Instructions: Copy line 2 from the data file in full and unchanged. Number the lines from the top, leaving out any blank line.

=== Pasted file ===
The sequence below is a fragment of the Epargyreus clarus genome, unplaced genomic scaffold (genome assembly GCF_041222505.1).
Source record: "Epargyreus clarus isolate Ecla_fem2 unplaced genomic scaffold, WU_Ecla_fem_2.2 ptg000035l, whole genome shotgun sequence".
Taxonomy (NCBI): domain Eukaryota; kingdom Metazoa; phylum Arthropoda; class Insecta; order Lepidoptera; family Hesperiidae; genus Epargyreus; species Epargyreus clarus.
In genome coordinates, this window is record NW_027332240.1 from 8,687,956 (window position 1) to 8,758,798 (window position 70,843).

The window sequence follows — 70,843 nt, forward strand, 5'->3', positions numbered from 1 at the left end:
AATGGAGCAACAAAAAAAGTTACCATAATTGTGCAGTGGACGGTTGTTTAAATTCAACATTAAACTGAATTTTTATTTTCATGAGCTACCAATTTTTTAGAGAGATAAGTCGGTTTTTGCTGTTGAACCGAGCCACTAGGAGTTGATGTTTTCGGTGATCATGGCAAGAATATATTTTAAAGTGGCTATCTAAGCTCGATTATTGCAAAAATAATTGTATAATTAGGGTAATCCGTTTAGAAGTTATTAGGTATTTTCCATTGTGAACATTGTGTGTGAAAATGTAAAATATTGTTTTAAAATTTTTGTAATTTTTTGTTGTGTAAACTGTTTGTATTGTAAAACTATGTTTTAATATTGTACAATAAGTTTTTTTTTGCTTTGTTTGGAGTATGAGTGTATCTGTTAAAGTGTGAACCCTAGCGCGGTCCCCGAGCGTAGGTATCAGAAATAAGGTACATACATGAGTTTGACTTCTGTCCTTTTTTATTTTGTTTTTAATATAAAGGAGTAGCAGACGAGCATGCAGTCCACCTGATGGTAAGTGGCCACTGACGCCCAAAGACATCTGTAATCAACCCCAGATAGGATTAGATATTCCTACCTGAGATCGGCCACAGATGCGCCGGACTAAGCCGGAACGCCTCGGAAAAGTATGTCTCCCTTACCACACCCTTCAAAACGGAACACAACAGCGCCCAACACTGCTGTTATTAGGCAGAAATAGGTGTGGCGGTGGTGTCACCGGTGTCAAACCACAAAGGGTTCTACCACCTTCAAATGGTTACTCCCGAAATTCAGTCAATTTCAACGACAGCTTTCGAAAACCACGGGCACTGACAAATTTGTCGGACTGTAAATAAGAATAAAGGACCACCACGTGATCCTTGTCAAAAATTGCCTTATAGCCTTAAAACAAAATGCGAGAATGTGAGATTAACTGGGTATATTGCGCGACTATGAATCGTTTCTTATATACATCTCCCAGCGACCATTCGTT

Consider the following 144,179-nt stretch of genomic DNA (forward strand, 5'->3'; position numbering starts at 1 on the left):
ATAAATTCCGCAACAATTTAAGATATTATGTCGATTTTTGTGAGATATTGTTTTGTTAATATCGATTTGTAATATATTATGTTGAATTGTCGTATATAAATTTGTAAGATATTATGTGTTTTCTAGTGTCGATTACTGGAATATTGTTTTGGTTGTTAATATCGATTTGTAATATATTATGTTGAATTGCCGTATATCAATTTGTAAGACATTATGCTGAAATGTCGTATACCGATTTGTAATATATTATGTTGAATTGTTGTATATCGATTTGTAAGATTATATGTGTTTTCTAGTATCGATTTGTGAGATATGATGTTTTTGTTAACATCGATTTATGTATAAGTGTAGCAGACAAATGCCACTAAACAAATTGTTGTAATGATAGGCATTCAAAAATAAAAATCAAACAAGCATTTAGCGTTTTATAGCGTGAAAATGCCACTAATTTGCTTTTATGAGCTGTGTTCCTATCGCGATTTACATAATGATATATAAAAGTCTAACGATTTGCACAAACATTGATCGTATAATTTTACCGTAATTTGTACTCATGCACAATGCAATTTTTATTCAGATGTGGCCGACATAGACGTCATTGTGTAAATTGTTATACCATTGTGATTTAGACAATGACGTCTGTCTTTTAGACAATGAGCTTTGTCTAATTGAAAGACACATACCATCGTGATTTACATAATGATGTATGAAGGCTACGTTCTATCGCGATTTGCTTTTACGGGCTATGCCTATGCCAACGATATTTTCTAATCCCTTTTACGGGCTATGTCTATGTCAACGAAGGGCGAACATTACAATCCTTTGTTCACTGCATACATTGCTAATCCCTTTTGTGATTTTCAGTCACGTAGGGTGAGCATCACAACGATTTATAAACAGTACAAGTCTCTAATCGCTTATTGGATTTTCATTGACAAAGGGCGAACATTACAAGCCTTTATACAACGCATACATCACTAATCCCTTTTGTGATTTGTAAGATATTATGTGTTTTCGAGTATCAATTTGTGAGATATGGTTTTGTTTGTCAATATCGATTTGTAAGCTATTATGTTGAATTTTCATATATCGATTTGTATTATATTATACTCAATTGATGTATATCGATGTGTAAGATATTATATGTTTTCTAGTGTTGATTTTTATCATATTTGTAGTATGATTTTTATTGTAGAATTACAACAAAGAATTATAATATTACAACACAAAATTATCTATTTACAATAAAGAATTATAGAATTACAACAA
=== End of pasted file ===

Source record: "Epargyreus clarus isolate Ecla_fem2 unplaced genomic scaffold, WU_Ecla_fem_2.2 ptg000035l, whole genome shotgun sequence".